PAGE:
No apology for once again discussing road safety and the influence of traffic speed in this column. After all, since last week's NCE was published, around 70 more people died on the roads and 700 more were injured in the UK.
Yet also since last week we have at least seen the start of some action on behalf of our profession. Action in the shape of ICE president Mark Whitby's link up with Paul Hyett, his counterpart at RIBA, calling for prime minister Tony Blair's support for an investigation into the social, economic and environmental causes of the UK's high pedestrian and cyclist death and injury rate.
And, of course, NCE has also taken on the issue this week with an examination of the facts, figures, experiences and aspirations surrounding road safety in the UK. With your help, we should generate plenty of early feedback for the Whitby/Hyett study.
Pedestrian and cyclist road safety, vehicle speed and the politics of law enforcement on the highway are subjects close to the hearts and minds of civil engineers. The number of letters sent to NCE on the subject is testament to this fact.
One reason is clearly that many civil engineers are involved in the design and maintenance of the UK's highway stock. You are on the front line of decision making when it comes to weighing cycle ways against delivery van access against safe routes to schools.
You, perhaps more than anyone, know first hand about the pressures brought about by conflicting road use, by the need to satisfy local business needs without destroying communities, by the sheer cost limitations of what can be achieved.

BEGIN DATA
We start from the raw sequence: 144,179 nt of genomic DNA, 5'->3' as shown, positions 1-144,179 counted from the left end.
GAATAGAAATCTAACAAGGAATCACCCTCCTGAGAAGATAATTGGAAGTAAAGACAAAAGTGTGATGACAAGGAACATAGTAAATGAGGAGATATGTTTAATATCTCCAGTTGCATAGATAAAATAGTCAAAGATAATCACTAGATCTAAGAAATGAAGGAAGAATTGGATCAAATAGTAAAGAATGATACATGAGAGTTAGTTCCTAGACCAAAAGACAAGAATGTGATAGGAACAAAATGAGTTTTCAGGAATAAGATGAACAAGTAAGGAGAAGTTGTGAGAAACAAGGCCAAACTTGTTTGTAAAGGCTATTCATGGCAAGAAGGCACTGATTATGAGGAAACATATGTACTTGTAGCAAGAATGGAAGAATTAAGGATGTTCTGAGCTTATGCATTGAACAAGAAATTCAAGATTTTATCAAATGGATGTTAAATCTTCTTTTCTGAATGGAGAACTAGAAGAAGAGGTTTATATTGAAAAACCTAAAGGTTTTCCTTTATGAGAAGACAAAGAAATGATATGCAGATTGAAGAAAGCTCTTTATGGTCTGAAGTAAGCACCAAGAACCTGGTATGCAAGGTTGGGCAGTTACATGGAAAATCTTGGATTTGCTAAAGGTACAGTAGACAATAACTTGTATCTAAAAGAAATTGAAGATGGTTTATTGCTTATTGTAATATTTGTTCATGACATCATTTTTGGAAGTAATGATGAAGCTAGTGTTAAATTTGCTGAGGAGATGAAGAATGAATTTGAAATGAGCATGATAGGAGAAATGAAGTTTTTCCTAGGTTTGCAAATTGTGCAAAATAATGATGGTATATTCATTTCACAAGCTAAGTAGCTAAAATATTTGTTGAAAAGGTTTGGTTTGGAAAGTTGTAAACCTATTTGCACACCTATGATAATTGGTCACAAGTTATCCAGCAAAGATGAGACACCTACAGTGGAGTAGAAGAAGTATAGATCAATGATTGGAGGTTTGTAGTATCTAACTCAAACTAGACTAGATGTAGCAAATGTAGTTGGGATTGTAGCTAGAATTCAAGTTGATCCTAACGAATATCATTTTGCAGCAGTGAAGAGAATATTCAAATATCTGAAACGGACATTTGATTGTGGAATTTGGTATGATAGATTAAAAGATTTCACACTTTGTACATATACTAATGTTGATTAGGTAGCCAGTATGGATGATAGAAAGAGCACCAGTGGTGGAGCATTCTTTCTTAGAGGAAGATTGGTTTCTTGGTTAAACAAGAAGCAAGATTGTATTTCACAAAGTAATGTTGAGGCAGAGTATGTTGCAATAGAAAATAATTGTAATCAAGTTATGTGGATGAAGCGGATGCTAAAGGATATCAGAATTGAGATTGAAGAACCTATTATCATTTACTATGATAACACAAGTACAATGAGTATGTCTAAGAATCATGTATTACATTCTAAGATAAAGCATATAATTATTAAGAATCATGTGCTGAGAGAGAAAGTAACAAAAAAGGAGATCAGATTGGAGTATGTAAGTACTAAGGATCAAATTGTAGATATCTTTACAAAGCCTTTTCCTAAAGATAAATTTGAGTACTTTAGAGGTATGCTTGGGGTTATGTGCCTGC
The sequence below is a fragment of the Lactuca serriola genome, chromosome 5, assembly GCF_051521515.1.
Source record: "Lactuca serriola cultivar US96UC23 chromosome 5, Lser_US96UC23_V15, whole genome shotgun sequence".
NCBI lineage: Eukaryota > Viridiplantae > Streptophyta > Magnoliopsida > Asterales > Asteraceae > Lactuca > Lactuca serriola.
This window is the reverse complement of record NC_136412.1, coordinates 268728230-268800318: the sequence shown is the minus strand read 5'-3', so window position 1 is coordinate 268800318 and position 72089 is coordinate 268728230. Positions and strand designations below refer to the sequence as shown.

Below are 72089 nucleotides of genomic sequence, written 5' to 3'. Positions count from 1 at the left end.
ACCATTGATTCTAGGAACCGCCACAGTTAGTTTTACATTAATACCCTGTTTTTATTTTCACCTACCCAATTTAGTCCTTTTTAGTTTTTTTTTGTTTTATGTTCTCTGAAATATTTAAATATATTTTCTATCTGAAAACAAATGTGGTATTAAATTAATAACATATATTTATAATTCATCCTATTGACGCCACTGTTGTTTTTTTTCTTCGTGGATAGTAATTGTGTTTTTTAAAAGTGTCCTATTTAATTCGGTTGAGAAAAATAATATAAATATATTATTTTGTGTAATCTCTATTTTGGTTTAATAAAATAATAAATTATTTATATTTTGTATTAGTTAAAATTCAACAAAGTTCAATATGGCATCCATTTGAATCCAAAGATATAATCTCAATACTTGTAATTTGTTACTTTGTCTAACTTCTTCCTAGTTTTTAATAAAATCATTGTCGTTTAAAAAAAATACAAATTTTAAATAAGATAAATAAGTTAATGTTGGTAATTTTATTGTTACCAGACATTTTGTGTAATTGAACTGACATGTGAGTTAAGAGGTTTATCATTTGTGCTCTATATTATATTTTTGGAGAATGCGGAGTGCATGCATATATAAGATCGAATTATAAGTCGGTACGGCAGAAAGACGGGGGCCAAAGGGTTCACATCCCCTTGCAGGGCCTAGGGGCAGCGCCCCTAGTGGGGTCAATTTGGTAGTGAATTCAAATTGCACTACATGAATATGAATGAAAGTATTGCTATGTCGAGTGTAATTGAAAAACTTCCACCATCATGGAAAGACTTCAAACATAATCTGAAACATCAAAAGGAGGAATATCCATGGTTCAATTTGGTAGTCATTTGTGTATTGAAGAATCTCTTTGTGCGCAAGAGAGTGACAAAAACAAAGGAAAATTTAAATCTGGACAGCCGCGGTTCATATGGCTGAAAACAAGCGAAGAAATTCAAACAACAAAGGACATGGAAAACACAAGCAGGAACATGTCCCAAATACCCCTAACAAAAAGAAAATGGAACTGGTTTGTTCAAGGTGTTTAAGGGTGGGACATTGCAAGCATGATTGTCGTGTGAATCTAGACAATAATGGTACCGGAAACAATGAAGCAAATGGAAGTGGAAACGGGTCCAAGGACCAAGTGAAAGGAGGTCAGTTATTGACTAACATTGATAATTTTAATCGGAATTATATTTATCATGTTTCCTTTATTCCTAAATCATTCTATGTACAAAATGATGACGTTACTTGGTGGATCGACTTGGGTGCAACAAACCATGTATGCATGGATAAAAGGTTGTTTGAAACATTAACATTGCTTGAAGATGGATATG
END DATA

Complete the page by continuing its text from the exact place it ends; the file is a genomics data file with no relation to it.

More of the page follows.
Without doubt these credentials make the profession ideally placed to contribute to any study into the causes of road traffic injuries.
But perhaps the more important and relevant credential - and the main reason that the road speed and safety issue is so close to the heart of the profession - is that civil engineers are so often found working at the hearts of local communities.
Whether it is via clubs, church, parish councils, school parent associations or local charity groups, we find civil engineers deeply tied into their local communities, spanning age differences, social, class and ethnic backgrounds.
It is no coincidence. As civil engineering professionals we are driven to improve the infrastructure that makes life possible. Ensuring that this happens in our own backyard is the logical place to start.
But while this expertise and commitment has long been available on the ground, the influence and resources to help tackle major issues such as why so many members of our communities are killed and injured while walking and cycling have for too long been lacking. As civil engineers we have a view, a passion to change things yet no real mandate to act.
Which is why the Whitby/ Hyett initiative is so important for the profession. If Tony Blair backs the initiative he will send a vote of confidence our way and effectively give the profession the mandate to tackle the problem.
Funds will not, of course, necessarily follow. But we will at last have put a stake in the ground to mark our territory. So get involved. Only then will the profession be able to not just mark the territory but actually own it.